The northern quoll, one of Australia’s most adorable and endangered nativecarnivores, appears to be adapted to dramatically different landscapes – whichmay be key to the species’ survival.

University of Queensland PhD candidate Pietro Viacava co-led a study thatfound similarities between northern quoll skulls across a 5000 kilometrerange, which has raised hopes scientists will be able to cross-breed isolatedpopulations.

“Northern quolls are in danger – a lot has been thrown at them,” Mr Viacavasaid.

“They’ve been victims of a devastating cane toad invasion, increases inbushfires and habitat fragmentation, all while facing stiff competition fromother carnivores such as dingoes and cats.

“The problem we are facing with conserving the northern quoll is that theremay be too little genetic diversity in these handful of remaining populations,scattered across Australia.

“If we cross-bred them, we might run the risk that they wouldn’t be ideallysuited to these diverse environments.

“Their skulls, for example, might not be properly adapted to eat local prey,as it differs across Australia.

“Luckily, this doesn’t seem to be the case – these quolls seem to beincredibly versatile.”

The research team used a technique known as ‘geometric morphometrics’ tocharacterise skull shape variation in museum specimens of northern quolls.

They looked for shape differences between populations, or whetherenvironmental conditions coincided with changes in skull shape.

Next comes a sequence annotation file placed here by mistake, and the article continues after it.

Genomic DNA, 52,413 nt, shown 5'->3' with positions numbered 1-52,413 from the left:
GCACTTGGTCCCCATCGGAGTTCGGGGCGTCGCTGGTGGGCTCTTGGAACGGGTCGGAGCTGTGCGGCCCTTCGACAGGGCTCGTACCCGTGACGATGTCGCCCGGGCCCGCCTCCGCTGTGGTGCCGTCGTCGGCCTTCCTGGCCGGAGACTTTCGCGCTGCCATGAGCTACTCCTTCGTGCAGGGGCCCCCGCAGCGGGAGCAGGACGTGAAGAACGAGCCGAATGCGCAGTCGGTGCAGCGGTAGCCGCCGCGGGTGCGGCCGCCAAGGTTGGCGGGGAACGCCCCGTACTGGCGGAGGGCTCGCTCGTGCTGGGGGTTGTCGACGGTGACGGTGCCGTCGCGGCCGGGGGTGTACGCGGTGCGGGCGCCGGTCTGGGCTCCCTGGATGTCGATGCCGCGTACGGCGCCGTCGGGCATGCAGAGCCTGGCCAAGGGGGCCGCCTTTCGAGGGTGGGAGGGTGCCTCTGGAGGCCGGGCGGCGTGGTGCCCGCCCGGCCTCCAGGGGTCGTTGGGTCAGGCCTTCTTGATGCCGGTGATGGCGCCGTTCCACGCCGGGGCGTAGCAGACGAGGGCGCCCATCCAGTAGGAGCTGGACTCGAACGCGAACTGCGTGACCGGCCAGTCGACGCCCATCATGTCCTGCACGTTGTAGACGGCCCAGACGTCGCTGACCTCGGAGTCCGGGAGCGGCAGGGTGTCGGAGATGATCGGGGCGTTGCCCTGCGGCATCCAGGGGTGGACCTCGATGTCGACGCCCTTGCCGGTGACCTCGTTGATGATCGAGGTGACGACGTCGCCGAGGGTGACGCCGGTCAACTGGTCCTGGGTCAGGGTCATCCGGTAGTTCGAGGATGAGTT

Dr Vera Weisbecker from the Flinders University College of Science andEngineering supervised the study, and said the results appeared to be a winfor northern quoll conservation.

“Quoll skull shapes were mostly similar across their entire range, althoughthe shapes did vary with the size of the animals,” Dr Weisbecker said.

“This means, for example, that a quoll skull from Pilbara region in WA lookednearly the same as a similar-sized one from south-eastern Queensland, 5000kilometres apart.

“Although other parts of the animal’s body and genetic factors need to beconsidered, we will most likely be able to breed animals from differentpopulations for conservation without losing adaptations to feeding.”

However, there is also a much less positive potential explanation for theresults.

“Scientists have long suspected that marsupial mammals – such as quolls,kangaroos and koalas – are seriously limited in the degree to which they canadapt their skull and skeleton,” Dr Weisbecker said.

“This is because newborn marsupials require a specifically shaped snout to beable to latch onto the mother’s teat.

“In that case, what we see may actually be a serious limitation on the abilityof quolls to adapt, rather than the much more hopeful multipurpose solution wepropose.”

To further explore this possibility, the team is now looking at how closelyrelated species of antechinus – smaller quoll relatives – differ in skullshape.

The research is published in Ecology and Evolution (DOI: 10.1002/ece3.6593).

Image: UQ’s Pietro Viacava with a northern quoll on the island of GrooteEylandt in the Northern Territory

Illustration of northern quolls by Nellie Pease

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